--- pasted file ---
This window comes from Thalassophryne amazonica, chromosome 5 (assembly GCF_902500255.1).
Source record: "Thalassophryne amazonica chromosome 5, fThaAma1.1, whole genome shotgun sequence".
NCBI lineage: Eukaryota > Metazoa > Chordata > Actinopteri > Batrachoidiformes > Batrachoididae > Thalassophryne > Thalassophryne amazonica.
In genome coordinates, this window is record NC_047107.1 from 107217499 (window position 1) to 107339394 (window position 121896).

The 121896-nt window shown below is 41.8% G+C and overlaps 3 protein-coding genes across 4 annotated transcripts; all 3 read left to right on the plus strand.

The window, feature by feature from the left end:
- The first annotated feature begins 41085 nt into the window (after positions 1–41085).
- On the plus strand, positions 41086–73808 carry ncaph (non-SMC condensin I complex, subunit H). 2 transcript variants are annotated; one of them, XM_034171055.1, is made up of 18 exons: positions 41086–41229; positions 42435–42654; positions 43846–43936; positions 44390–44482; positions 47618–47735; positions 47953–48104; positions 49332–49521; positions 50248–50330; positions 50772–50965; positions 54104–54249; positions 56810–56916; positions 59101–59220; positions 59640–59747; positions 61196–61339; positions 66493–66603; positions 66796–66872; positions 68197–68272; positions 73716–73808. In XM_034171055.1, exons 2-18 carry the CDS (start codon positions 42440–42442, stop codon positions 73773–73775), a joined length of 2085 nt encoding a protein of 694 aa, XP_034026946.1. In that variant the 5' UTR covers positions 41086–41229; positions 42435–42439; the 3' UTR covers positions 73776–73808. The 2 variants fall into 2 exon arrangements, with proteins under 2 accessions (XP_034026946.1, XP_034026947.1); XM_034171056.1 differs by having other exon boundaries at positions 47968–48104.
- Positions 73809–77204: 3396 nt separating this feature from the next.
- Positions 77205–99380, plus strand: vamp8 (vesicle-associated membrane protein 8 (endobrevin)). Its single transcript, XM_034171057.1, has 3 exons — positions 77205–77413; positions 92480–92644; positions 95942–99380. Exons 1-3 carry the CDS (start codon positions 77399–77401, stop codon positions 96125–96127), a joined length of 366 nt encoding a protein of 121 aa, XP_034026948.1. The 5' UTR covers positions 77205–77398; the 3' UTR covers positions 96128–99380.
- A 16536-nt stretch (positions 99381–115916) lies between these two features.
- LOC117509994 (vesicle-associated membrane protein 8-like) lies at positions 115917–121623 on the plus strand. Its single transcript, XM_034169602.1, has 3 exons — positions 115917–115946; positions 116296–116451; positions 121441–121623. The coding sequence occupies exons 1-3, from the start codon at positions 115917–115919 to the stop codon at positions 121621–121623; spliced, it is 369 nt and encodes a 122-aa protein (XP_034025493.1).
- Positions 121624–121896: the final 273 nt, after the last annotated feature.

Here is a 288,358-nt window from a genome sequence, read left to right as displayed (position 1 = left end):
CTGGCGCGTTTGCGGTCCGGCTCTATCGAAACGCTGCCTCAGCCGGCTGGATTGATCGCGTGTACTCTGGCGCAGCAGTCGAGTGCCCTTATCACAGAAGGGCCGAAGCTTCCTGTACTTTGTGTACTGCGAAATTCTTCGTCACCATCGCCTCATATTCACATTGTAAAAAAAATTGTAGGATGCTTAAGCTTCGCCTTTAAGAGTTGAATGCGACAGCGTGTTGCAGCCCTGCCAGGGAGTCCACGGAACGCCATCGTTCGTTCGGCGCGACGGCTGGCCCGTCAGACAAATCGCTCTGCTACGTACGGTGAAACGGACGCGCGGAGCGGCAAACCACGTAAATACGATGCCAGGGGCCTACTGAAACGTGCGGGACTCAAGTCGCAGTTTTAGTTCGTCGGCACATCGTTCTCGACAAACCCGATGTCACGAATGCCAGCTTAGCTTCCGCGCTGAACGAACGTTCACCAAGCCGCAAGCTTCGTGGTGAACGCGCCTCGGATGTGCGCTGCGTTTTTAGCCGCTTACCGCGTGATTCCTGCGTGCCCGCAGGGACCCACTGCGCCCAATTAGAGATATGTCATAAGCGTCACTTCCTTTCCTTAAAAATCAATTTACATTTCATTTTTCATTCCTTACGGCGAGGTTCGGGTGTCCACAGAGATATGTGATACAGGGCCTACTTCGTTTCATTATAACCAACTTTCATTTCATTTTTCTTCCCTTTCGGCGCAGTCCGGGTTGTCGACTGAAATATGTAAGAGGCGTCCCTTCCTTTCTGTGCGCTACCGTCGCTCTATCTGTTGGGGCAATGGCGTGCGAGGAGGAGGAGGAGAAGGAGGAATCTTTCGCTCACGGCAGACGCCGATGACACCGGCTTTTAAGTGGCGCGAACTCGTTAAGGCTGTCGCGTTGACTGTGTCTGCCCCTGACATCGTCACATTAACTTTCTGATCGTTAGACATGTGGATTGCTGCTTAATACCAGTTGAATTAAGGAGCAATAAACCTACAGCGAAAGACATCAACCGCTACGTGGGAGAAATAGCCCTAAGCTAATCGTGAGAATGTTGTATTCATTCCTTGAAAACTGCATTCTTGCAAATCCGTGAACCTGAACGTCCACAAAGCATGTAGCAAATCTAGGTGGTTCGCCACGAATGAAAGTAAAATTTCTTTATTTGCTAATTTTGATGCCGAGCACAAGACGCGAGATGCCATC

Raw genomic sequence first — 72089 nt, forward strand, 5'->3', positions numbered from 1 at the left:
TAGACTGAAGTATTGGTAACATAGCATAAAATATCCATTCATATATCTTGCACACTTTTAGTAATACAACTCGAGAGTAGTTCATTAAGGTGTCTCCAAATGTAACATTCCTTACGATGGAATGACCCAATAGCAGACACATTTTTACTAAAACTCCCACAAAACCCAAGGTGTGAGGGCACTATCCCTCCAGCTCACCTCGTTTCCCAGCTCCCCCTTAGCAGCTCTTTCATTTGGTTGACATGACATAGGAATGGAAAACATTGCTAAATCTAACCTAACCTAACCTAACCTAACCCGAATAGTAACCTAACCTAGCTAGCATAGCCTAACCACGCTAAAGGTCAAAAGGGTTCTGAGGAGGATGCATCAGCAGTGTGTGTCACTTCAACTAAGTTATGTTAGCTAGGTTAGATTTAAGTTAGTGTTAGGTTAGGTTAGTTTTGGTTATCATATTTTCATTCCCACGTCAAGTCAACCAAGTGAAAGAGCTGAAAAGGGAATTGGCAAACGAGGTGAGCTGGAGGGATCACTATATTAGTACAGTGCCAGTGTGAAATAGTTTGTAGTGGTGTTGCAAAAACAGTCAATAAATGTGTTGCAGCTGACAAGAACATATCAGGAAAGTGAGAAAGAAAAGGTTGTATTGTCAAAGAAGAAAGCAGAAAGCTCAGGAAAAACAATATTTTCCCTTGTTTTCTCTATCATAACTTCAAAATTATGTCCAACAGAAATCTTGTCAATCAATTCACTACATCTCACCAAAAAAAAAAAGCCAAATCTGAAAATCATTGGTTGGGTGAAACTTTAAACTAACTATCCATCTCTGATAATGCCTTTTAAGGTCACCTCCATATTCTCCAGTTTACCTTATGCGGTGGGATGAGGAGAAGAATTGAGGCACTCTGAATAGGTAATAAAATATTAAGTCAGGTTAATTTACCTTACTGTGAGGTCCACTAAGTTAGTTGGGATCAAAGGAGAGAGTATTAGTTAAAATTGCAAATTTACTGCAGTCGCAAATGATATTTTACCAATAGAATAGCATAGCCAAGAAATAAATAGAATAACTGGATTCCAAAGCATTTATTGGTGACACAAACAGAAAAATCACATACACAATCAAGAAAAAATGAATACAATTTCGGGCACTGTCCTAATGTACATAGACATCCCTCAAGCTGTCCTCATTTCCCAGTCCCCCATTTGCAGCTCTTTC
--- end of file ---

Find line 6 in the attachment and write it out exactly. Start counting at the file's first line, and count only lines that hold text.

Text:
The window, feature by feature from the left end: